“Antibody levels drop rapidly after coronavirus infection,” says British study after testing 350,000 people


But in the latest batch of tests in September, only 44 out of 1,000 people tested positive for antibodies.

“Immunity is declining quite fast, we are only three months away from our first test cycle and we are already showing a 26% drop in antibodies,” said Prof. Helen Ward, one of the researchers.

The decrease was greater in those over the age of 65 than in the younger age groups and in those without symptoms than in those who had more severe forms of COVID.

The number of healthcare workers with antibodies has remained relatively high, which the researchers suggest may be due to regular exposure to the virus.

Researchers hope the second infection is easier than the first, even if immunity wanes, because the body should have an “immune memory” of the first infection and should know how to fight the virus.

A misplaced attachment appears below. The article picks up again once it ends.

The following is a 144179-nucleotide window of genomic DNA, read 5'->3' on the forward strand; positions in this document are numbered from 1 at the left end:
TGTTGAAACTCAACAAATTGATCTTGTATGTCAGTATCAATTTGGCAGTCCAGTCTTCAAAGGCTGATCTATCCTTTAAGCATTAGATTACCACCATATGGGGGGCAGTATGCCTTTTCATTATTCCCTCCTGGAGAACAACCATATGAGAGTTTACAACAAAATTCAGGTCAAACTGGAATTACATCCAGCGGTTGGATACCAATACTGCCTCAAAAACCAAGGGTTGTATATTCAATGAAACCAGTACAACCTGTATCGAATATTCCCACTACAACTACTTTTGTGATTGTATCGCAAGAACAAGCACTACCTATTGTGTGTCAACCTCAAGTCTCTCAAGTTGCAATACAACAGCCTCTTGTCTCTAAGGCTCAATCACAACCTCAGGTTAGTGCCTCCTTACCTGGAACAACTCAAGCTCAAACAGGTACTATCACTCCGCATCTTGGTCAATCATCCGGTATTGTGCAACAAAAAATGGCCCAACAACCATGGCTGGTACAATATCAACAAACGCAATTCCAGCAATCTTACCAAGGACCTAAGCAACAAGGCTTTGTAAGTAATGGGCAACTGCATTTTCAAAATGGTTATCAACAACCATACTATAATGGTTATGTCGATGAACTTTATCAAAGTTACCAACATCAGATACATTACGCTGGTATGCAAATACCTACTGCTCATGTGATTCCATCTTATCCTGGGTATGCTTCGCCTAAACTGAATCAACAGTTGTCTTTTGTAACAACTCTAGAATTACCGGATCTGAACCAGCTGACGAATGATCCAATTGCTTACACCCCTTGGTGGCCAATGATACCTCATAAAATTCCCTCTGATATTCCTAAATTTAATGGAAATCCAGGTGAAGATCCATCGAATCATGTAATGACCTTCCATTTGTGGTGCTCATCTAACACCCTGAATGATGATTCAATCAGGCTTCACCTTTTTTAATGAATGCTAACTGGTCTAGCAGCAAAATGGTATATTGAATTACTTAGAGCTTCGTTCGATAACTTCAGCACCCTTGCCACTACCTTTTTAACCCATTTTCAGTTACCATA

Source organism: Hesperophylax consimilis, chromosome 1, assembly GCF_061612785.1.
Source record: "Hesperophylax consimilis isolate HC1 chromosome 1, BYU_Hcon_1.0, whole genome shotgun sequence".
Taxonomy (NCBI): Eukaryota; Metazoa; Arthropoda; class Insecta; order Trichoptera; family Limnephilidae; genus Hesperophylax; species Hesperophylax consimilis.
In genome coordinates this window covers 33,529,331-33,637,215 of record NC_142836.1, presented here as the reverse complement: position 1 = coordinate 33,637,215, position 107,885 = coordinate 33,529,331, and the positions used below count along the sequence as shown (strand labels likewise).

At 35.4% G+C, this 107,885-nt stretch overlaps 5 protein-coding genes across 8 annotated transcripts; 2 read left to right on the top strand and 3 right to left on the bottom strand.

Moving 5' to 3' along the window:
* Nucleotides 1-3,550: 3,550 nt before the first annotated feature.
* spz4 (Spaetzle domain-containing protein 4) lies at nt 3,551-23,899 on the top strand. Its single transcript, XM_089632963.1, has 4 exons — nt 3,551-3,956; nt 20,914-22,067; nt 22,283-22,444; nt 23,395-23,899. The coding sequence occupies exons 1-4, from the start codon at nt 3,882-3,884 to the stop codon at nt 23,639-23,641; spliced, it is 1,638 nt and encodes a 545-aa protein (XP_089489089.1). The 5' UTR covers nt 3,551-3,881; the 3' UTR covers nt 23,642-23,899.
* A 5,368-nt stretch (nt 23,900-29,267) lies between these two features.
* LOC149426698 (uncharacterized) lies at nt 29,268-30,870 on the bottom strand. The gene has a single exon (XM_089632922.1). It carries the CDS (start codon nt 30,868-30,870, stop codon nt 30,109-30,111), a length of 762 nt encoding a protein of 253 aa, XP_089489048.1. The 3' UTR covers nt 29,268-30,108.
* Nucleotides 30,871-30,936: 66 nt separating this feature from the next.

“The vaccine response may behave differently from the natural infection response, so the need for a vaccine is still very high,” said Professor Paul Elliott, director of the REACT-2 study.

This isn’t the first time researchers have warned that the body’s immunity to coronavirus infection is short-lived.

A Chinese study published in the scientific journal Nature Medicine on June 18 shows that the levels of an antibody in the body of patients cured of COVID-19 dropped dramatically in two to three months after infection.

Additionally, another study, this time from Finland, showed that antibodies from patients diagnosed with COVID-19 remain in the body after infection, but provide immunity for only a few months.


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